perfume lover’s chicago: 1 post

Scented Trail Through The Art Institute of Chicago

1) South German, Triptych of the Virgin and Child with Saints, 1505/15

“How can you make a drawing look appetizing?” I muttered under my breath as I pushed the pencil across the white paper. I was trying to draw my first still life of two apples and a pear. “It should look good enough to eat. Also, pay attention to the light and shadows,” the teacher kept reminding us. If I were to compile the images that spell frustration to me, a scene of my 8 year old self sitting in my art class in front of two apples and a pear is one of them. How can one capture the taste, the scent, the emotion in a painting? Years later, as I started thinking more about how to capture a sensation in a drop of perfumed liquid, I began to search for clues in art.

I spent a lot of time at the Art Institute of Chicago during my student days. It has free visiting hours on certain days, and I still think of it as my favorite museum, mostly because it feels very familiar. During my visit over Christmas, I wanted to take photos of a few favorite paintings, but instead I started snapping details that caught my eye–an angel’s brocaded skirt, a hand holding a book, a glistening string of pearls on a white neck.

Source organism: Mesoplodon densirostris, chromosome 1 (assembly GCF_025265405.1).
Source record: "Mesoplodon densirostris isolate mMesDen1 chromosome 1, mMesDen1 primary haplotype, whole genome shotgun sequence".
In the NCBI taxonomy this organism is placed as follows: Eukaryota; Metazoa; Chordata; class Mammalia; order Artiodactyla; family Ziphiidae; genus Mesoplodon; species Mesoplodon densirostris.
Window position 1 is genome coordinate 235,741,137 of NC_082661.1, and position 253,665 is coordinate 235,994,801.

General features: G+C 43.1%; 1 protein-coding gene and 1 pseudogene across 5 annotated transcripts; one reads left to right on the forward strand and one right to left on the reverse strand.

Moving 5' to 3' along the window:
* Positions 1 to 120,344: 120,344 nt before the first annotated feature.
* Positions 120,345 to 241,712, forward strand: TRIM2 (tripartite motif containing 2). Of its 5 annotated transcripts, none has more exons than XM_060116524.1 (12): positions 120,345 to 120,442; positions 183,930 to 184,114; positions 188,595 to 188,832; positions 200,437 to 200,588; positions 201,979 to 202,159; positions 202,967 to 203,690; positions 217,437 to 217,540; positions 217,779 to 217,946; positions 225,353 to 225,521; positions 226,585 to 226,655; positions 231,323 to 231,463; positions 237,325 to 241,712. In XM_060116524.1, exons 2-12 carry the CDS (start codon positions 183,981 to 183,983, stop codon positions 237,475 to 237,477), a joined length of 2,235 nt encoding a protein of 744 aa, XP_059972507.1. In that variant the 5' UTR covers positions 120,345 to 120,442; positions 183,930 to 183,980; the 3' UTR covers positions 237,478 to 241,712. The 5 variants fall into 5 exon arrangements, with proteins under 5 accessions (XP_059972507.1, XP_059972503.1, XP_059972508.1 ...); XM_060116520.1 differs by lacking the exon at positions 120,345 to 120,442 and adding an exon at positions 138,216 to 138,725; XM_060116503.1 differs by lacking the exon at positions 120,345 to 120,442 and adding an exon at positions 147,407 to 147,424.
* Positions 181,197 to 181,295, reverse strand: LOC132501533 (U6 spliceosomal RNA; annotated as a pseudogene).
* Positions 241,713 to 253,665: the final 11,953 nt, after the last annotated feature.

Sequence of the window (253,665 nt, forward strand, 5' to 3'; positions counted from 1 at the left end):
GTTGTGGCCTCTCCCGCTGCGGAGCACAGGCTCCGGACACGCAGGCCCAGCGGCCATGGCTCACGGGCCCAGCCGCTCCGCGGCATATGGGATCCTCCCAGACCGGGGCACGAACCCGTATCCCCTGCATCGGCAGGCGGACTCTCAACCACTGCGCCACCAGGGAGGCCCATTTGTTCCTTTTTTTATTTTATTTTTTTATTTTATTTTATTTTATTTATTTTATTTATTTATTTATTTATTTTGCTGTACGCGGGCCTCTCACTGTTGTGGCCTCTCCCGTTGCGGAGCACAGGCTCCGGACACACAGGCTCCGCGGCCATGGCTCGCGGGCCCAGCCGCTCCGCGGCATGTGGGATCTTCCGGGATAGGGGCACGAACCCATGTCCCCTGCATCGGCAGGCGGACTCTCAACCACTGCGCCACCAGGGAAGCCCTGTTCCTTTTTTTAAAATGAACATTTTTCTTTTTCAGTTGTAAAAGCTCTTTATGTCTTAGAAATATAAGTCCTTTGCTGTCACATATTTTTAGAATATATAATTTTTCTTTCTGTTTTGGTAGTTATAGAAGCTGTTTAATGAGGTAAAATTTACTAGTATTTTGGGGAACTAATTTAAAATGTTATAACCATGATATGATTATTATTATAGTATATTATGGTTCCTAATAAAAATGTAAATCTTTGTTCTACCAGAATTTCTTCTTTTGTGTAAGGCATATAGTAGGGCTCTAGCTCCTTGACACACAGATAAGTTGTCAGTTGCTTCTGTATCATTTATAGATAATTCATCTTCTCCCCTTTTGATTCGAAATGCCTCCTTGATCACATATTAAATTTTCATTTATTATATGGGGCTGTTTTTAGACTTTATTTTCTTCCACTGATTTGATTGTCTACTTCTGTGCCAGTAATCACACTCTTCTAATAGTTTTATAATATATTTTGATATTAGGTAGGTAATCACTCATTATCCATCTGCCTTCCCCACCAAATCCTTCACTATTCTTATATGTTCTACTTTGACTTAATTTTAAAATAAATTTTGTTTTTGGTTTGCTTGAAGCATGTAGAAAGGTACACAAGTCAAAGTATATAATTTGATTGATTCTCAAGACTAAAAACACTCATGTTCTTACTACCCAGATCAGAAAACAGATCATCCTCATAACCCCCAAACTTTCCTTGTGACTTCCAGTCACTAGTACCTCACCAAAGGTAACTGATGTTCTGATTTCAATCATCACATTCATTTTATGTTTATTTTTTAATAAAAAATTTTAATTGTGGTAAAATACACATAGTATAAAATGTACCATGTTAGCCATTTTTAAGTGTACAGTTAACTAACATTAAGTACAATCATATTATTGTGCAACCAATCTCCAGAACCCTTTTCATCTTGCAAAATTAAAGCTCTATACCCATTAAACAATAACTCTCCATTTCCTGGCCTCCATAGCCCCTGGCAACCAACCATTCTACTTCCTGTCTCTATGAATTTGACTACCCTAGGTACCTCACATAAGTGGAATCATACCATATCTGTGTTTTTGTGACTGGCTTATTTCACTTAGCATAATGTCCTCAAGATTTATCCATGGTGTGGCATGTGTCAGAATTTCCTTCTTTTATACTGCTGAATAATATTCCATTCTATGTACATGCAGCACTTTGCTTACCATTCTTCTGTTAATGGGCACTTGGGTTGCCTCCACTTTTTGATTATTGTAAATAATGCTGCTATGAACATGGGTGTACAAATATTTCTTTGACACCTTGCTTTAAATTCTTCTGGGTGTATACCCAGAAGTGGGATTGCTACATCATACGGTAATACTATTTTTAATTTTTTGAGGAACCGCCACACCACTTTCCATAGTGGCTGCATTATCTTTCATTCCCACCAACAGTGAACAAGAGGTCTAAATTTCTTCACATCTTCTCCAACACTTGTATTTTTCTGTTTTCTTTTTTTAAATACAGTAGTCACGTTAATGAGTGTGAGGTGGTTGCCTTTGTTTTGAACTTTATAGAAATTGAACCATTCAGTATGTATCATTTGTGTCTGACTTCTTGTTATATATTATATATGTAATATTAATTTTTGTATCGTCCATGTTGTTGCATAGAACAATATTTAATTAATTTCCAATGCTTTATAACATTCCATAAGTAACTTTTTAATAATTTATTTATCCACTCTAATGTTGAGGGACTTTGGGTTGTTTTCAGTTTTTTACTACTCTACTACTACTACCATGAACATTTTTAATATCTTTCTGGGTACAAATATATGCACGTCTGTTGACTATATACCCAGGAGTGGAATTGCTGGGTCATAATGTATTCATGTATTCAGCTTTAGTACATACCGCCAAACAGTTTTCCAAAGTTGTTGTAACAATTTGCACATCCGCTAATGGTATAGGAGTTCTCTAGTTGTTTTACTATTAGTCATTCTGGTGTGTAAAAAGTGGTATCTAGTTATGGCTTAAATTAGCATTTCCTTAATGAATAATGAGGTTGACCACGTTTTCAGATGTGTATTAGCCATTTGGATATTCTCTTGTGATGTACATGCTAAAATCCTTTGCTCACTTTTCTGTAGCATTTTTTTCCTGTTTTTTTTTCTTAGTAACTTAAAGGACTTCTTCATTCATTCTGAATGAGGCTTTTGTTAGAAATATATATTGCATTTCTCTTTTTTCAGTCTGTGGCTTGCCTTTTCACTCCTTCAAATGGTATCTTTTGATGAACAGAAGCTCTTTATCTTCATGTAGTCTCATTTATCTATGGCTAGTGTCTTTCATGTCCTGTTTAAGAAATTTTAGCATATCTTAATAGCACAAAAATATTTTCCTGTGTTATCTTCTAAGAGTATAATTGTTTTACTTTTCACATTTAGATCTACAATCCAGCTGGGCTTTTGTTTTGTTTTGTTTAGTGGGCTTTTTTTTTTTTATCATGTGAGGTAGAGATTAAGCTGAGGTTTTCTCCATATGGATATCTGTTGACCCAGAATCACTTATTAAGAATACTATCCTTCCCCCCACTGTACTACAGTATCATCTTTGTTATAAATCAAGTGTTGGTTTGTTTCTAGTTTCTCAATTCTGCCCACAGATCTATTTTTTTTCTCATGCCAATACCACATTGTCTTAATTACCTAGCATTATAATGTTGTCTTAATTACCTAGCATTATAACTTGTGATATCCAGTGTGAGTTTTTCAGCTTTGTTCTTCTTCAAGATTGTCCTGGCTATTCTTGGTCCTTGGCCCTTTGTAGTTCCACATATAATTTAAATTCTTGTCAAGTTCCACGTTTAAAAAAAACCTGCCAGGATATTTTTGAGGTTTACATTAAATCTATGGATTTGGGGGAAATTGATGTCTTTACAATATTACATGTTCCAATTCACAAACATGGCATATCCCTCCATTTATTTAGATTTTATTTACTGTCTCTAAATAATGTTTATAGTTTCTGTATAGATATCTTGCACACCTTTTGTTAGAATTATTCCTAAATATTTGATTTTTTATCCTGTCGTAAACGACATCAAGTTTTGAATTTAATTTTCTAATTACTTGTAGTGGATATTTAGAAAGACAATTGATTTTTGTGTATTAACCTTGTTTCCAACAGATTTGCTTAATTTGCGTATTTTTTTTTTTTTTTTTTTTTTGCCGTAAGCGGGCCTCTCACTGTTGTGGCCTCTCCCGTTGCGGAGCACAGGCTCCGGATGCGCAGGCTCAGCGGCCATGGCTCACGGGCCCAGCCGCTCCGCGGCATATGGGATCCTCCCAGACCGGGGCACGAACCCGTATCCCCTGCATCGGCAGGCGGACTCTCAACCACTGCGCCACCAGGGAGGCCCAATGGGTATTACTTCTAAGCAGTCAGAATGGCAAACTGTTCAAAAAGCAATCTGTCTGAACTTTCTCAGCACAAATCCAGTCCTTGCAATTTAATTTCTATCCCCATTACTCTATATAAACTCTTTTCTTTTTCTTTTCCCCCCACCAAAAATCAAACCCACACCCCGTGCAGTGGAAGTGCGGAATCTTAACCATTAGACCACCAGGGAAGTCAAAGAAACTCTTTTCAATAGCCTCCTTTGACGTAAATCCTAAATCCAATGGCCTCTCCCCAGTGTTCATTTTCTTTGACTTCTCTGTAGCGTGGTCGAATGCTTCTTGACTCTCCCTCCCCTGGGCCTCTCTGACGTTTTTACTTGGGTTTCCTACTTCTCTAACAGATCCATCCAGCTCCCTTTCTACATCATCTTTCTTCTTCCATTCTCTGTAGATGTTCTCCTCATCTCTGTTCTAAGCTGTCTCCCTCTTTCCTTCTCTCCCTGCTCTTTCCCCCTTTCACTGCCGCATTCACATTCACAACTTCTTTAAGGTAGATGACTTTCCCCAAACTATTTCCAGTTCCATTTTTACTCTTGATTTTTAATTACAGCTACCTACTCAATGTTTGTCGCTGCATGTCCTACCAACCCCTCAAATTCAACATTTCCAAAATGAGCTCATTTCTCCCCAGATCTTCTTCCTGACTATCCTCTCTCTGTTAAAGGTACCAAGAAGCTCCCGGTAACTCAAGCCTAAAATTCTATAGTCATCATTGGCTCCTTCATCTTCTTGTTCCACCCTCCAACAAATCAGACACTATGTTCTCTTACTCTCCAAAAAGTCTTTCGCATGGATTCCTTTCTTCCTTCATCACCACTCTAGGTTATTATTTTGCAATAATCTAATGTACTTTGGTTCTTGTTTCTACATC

When I suddenly noticed the shy whiteness of lily of the valley near Santa Margareta’s cloak (painting 1), I could almost smell Diorissimo around me. So I kept taking photos of elements that conveyed a smell, a taste or a tactile sensation to me. I tried playing the game of assigning a perfume to each painting, but I was with my husband, whose fragrance knowledge is still limited, despite years of being my captive audience. He told me that I should play this game with you and let him enjoy the paintings in peace.

So feel free to join my husband in just looking at the images, but if you want to play along, tell me what perfumes these paintings suggest to you.

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